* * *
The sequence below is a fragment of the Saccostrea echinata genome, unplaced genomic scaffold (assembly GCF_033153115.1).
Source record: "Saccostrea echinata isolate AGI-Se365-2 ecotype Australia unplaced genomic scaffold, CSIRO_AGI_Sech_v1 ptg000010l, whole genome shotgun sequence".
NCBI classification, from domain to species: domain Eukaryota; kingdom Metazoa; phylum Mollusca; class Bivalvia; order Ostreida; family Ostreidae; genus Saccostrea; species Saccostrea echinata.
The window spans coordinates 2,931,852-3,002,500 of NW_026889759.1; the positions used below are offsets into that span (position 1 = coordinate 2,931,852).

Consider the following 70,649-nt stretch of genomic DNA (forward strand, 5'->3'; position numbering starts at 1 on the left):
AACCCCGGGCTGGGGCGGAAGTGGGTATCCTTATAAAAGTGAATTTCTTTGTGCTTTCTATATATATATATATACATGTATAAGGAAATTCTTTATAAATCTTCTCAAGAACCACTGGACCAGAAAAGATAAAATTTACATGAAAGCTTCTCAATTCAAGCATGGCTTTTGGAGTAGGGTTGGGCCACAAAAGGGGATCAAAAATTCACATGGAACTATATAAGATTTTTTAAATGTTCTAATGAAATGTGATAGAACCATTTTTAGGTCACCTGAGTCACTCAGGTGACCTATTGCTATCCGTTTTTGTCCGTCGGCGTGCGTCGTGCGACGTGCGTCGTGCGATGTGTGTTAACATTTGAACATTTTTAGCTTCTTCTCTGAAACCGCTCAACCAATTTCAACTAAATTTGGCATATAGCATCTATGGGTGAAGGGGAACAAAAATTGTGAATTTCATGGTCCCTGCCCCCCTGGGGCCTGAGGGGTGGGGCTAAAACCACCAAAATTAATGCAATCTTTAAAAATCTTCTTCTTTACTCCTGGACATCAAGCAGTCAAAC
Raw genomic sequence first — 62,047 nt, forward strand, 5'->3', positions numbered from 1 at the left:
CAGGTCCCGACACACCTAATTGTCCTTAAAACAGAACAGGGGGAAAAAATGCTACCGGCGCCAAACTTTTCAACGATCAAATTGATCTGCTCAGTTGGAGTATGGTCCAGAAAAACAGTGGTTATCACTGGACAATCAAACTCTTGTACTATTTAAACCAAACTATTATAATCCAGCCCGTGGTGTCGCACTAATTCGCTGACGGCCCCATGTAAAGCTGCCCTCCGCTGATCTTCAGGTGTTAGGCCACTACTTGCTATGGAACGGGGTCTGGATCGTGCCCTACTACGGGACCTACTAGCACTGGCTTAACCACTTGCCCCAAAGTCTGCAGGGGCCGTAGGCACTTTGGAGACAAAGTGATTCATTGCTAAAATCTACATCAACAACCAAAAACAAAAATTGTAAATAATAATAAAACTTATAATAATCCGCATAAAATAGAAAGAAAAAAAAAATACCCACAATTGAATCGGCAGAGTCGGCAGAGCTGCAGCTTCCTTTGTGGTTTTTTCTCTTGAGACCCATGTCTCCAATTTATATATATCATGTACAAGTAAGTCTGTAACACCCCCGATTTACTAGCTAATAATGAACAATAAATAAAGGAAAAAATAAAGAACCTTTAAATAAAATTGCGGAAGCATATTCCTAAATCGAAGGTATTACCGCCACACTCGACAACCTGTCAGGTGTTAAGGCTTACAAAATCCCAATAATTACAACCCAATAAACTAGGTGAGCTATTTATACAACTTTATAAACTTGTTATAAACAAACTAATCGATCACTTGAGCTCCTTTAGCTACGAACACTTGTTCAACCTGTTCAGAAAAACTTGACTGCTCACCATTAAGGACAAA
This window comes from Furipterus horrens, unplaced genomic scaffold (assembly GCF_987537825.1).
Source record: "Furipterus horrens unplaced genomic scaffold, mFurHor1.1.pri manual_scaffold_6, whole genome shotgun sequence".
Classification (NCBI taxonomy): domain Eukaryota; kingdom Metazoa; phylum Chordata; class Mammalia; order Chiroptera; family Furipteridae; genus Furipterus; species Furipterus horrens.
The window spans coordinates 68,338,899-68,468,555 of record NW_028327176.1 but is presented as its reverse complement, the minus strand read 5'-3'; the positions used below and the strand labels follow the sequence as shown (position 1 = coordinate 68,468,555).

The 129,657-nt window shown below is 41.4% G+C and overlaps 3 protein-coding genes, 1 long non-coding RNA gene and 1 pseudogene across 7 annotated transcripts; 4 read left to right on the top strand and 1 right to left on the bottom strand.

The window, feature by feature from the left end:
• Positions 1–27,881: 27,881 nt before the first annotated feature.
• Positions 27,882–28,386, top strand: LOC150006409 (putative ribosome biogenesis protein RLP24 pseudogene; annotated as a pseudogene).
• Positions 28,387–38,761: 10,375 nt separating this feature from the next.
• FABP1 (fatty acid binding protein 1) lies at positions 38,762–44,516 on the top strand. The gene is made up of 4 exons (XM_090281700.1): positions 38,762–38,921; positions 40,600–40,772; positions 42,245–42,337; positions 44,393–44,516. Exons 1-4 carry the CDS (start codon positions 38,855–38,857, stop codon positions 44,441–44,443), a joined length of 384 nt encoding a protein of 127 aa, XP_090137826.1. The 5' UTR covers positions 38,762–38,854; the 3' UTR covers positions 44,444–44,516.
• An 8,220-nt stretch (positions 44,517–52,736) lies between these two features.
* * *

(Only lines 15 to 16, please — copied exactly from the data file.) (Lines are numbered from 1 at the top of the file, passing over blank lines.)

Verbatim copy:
• Positions 1–27,881: 27,881 nt before the first annotated feature.
• Positions 27,882–28,386, top strand: LOC150006409 (putative ribosome biogenesis protein RLP24 pseudogene; annotated as a pseudogene).